For the roasted garlic hummus, I simply added a couple of cloves to the recipe, and instead of just tossing everything in the food processor, I coarsely chopped the garlic and put it in a small pot with the olive oil.  I brought it to a simmer, and then turned it down to a bare simmer until the garlic was lightly browned, but still soft, about 10 minutes.  Is this technically roasted garlic?  No.  But it comes out very similar, and has the added benefit of infusing the olive oil with the garlic flavor.  The combination adds a sweet garlicky punch to the hummus.  After the oil has cooled to lukewarm, just add it and the soft garlic to the rest of the ingredients in the food processor and proceed.  Nothing else changed.


Now for the roasted red pepper hummus, my personal favorite!

I like to char my peppers right on the stovetop.  Of course, this only works if you have a gas stove.  If not, you can actually roast them in the oven.  But this is quick and fun in a pyromaniacal sort of way.  Just turn your burner on high and put the pepper on the grate, right over the flame.  Let it sit until the skin is completely black (you'll need to check on it periodically with tongs), and then turn it and repeat until all sides of the pepper are back.  At this point, the skin only is blackened, and the flesh is pretty soft.  However, it's also really, really hot, with boiling juices inside, so handle only with a utensil--tongs work best.

Once the pepper is away from the flame, make sure that there are no sparks still attached, and then pop it into a small paper bag.  Fold the bag up and let the pepper sit for about 10 minutes.  This will steam the pepper, which continues to soften the flesh and also loosens the charred skin.

Once it's cool enough to handle, you can just rub the blackened skin right off of the pepper.  Just don't squeeze the pepper too much while you are rubbing, because there are still hot juices in there, and you don't want them to squirt out on you!

And there it is:  One fabulously sweet, soft red pepper.

As I said, you can accomplish the same thing in the oven, if you have an electric stove.  You can either set the peppers on a sheet pan and place them under the broiler to blacken (turning occasionally), or put them in a 450 oven for about 40 minutes.  Still place the blackened peppers in the paper bag to steam and loosen the skins.

But yes, you could just buy a jar at the store and use the equivalent of one pepper.  It will still be good, but the charred flavor will be muted, since it's been sitting in liquid for who-knows-how-long.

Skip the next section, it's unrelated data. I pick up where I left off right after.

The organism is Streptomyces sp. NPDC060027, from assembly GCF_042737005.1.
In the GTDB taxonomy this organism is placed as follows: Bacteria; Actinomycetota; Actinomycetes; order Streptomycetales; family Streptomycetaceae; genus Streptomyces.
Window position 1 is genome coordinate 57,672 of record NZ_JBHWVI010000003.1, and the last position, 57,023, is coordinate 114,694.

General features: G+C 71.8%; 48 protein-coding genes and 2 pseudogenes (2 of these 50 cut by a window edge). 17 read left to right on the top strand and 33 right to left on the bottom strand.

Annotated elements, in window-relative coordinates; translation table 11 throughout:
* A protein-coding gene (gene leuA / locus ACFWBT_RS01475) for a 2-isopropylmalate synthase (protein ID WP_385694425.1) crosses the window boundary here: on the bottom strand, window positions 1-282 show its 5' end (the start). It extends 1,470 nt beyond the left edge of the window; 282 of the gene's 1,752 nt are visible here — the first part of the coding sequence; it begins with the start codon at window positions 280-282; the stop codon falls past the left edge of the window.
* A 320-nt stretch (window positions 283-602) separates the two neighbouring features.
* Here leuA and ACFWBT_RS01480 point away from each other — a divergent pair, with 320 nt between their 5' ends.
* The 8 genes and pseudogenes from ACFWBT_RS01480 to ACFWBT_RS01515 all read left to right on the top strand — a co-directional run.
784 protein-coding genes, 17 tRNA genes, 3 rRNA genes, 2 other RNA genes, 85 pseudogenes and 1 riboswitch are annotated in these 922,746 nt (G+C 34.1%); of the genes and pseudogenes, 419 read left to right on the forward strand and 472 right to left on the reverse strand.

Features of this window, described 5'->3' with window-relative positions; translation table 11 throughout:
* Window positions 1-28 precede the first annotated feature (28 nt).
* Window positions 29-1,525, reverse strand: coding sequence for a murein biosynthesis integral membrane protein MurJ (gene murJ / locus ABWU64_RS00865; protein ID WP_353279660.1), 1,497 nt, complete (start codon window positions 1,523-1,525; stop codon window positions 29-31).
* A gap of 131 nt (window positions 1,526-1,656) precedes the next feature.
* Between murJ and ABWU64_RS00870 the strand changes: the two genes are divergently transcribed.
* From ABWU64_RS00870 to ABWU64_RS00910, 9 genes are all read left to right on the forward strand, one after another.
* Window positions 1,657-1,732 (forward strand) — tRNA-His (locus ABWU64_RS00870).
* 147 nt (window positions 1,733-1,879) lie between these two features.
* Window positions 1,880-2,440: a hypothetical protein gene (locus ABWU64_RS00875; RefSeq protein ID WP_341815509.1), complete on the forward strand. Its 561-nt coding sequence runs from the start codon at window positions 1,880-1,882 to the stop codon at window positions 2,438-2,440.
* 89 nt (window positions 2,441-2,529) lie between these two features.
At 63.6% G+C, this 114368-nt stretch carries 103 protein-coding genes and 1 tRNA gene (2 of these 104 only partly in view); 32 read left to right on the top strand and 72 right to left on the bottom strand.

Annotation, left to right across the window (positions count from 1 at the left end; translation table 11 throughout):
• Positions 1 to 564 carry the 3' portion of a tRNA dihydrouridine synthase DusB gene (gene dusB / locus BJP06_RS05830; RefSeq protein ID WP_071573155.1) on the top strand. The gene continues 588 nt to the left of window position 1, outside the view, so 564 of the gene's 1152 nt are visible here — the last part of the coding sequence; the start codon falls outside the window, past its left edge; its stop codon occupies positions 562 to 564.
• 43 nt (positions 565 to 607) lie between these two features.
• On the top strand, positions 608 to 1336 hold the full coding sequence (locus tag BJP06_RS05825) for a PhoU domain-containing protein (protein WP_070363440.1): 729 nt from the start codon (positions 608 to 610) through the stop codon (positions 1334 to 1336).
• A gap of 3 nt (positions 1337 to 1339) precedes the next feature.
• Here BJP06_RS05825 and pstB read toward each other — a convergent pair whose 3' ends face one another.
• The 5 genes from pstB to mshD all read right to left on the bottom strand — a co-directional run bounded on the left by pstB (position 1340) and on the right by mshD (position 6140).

Now you will have to remove the stem and seeds from the pepper.  I find that the easiest way to do this is to hold the pepper over a bowl and use a paring knife to cut a circle around the stem, and then pull it out.  The bowl will catch the juice and some of the seeds.  Let all the juice drain out before proceeding. Then lay the pepper down on the cutting board and split it open from top to bottom.  You'll be able to lay it open, pretty flat, and scrape out the rest of the seeds with your knife.  Now, just chop the pepper flesh coarsely and put it in the bowl of the food processor.

The only other changes that I made were to use a bit of hot sauce instead of the cayenne (since it helped to make the color a bit rosier) and to add just a bit of honey to enhance the natural sweetness of the pepper.  I thought it was just a great balance of sweet and spicy, without being overwhelmed by either.

And favorite part!  The pita chips.

I hate store-bought pita chips.  They are dry, stale, bland little things that resemble cardboard.  Blech.

And homemade pita chips are super easy, so there's no reason not to make them!

Start out with regular old pita bread.  I got mine from Meijer.  They make a thicker chip, which I kind of like.  But if you go to Mediterranean Island to get their hummus, you should still make your own pita chips and use their pita bread, which is larger and thinner, so they make a thinner chip.

First, use kitchen shears or a paring knife to separate the halves of the pita loaf.  Of course, I forgot to do that, and just cut mine in half first, thus making more work for myself.  Don't do that.  Cut them so that you end up with two full circles, one side of each smooth (outside) and one side rough (inside).

Lay one piece, rough side up, on your board and brush lightly with olive oil.  Then place another piece on top of the first, and brush it.  Repeat until you have a nice stack.

Sometimes, brushing "lightly" is difficult.  The craggy nature of the bread seems to suck up the initial contact of the brush, and then it is hard to spread around.  The best technique I have found to avoid this is to lightly tap the just-dipped brush all over the surface of the bread, and then do my best to spread all of those spots.  Failing that (as the picture above illustrates), I just take the next piece of dry pita, and place it upside down on top of the one that is too heavily oiled, and press.  It helps to soak some of the excess oil into the dry piece.

Once you have a nice stack, cut the pita into wedges.  Each round can make 6 or 8 wedges, depending on preference and size of the loaf.

And from here on, I got too excited about the impending pita chips and forgot to take any pictures.  Fortunately, the rest is easy.  Heat the oven to 350 degrees.  Spread the wedges out in a single layer on a sheet pan.  If you are doing a whole package of pita, you'll need to bake them in batches.  It's okay if they overlap just a little, but not much.  Now sprinkle them with salt.  I like the crunch and hit of coarse Kosher salt.  Sea salt would also be a good option.  I wouldn't use regular table salt.  It's just too easy to oversalt them that way.  But if you go light, it could work.

Now, just bake them for 8-11 minutes.  You'll want them to just be turning light brown in a few places, but most of them should not change in color.  They will just feel stiff to the touch, but again, some of them will still be slightly pliable.  Most of them will continue to crisp up as they cool.  If a few of them remain a little soft, count yourself lucky.  They are the best ones.  Enjoy!